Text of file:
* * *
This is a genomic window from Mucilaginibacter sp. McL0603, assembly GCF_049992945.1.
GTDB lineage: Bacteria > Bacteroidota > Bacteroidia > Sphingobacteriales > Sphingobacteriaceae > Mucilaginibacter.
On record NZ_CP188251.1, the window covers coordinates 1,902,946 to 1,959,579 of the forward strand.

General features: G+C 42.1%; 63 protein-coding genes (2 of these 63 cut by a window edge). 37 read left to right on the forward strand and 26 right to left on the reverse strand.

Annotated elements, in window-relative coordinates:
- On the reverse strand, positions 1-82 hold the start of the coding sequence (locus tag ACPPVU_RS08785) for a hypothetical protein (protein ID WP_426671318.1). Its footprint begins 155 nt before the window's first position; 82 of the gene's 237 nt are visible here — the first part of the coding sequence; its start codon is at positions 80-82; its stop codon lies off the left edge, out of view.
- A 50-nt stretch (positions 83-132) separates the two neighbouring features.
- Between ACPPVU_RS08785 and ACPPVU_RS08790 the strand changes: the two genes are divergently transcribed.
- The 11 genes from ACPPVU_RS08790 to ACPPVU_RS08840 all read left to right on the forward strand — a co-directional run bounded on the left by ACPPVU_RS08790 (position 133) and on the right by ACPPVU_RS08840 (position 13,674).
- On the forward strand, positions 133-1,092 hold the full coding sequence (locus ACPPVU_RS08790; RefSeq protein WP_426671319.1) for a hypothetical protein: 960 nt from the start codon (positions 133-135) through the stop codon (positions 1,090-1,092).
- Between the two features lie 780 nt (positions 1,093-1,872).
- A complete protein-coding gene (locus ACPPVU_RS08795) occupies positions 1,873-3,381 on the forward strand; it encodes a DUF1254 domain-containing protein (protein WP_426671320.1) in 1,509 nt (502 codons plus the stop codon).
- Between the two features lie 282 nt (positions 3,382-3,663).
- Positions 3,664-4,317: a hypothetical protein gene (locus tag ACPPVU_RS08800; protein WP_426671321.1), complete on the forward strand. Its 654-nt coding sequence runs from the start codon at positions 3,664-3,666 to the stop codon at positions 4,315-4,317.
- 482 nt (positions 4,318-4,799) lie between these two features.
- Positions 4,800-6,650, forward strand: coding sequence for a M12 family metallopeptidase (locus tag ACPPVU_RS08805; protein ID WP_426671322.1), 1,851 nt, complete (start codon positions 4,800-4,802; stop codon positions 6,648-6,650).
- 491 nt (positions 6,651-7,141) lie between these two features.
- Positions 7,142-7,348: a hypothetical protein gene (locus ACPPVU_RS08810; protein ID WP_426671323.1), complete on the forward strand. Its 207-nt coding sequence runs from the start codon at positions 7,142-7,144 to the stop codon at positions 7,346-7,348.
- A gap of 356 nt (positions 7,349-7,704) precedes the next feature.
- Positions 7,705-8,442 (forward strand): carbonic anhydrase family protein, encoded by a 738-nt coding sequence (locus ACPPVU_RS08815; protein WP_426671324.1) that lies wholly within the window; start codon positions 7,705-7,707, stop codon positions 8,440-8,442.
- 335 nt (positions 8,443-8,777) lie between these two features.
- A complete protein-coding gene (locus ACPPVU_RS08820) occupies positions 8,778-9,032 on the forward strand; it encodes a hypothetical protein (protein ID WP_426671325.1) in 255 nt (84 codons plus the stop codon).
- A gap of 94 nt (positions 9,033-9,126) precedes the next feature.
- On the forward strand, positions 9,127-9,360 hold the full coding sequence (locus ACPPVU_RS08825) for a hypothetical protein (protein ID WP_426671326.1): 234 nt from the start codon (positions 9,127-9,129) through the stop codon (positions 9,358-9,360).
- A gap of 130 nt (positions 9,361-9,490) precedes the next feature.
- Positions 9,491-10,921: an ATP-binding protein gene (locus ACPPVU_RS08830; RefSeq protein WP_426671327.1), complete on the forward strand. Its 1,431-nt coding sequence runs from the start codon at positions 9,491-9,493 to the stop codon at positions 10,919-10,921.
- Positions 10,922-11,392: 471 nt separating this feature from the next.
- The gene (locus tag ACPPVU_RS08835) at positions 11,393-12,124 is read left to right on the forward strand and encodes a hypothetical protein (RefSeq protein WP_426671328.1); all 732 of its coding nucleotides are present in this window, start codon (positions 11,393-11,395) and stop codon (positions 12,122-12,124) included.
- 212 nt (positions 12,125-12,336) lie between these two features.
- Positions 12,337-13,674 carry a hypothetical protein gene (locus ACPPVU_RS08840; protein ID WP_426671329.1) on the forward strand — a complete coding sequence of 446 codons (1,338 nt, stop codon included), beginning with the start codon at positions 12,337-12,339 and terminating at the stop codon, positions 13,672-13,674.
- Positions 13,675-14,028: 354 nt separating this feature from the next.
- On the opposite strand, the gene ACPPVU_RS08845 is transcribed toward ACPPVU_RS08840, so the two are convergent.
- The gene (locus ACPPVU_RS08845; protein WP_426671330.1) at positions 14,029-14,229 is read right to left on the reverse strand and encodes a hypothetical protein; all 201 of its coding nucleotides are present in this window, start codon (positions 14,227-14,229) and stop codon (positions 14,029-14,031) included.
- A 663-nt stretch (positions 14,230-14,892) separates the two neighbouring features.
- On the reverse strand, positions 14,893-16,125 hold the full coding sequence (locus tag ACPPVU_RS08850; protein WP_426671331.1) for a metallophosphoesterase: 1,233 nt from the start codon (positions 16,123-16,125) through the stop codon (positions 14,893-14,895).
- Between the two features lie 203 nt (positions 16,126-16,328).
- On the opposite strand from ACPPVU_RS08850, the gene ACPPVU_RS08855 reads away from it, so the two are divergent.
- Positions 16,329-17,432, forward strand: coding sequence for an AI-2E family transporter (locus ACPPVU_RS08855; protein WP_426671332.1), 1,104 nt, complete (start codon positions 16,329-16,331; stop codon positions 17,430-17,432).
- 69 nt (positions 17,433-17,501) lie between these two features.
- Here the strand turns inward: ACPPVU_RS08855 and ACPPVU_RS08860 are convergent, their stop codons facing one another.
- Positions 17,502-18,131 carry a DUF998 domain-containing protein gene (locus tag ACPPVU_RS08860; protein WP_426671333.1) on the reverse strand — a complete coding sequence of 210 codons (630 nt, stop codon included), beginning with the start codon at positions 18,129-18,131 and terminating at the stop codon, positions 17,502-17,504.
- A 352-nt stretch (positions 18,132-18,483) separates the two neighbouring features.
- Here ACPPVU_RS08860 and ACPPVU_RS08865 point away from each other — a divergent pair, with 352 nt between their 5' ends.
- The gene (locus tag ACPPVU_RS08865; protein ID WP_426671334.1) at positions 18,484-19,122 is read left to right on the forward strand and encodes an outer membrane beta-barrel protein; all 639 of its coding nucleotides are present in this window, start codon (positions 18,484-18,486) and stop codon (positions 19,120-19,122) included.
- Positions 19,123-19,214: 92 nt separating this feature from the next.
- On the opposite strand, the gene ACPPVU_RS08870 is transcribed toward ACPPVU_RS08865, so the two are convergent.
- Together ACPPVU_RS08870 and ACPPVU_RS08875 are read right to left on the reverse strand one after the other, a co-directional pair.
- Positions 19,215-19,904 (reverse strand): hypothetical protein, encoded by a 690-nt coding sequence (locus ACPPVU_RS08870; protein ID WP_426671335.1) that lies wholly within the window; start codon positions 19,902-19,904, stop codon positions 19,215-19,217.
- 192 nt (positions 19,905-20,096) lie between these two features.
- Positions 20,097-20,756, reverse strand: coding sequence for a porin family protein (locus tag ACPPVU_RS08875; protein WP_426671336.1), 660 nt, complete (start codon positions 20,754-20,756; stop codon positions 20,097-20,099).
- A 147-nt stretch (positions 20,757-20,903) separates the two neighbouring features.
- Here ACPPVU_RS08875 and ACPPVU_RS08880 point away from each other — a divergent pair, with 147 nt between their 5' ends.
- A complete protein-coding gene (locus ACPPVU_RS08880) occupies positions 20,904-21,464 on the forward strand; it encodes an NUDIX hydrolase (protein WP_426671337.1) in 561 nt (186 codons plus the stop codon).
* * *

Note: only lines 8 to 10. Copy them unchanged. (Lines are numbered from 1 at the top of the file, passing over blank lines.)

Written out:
- Between ACPPVU_RS08785 and ACPPVU_RS08790 the strand changes: the two genes are divergently transcribed.
- The 11 genes from ACPPVU_RS08790 to ACPPVU_RS08840 all read left to right on the forward strand — a co-directional run bounded on the left by ACPPVU_RS08790 (position 133) and on the right by ACPPVU_RS08840 (position 13,674).
- On the forward strand, positions 133-1,092 hold the full coding sequence (locus ACPPVU_RS08790; RefSeq protein WP_426671319.1) for a hypothetical protein: 960 nt from the start codon (positions 133-135) through the stop codon (positions 1,090-1,092).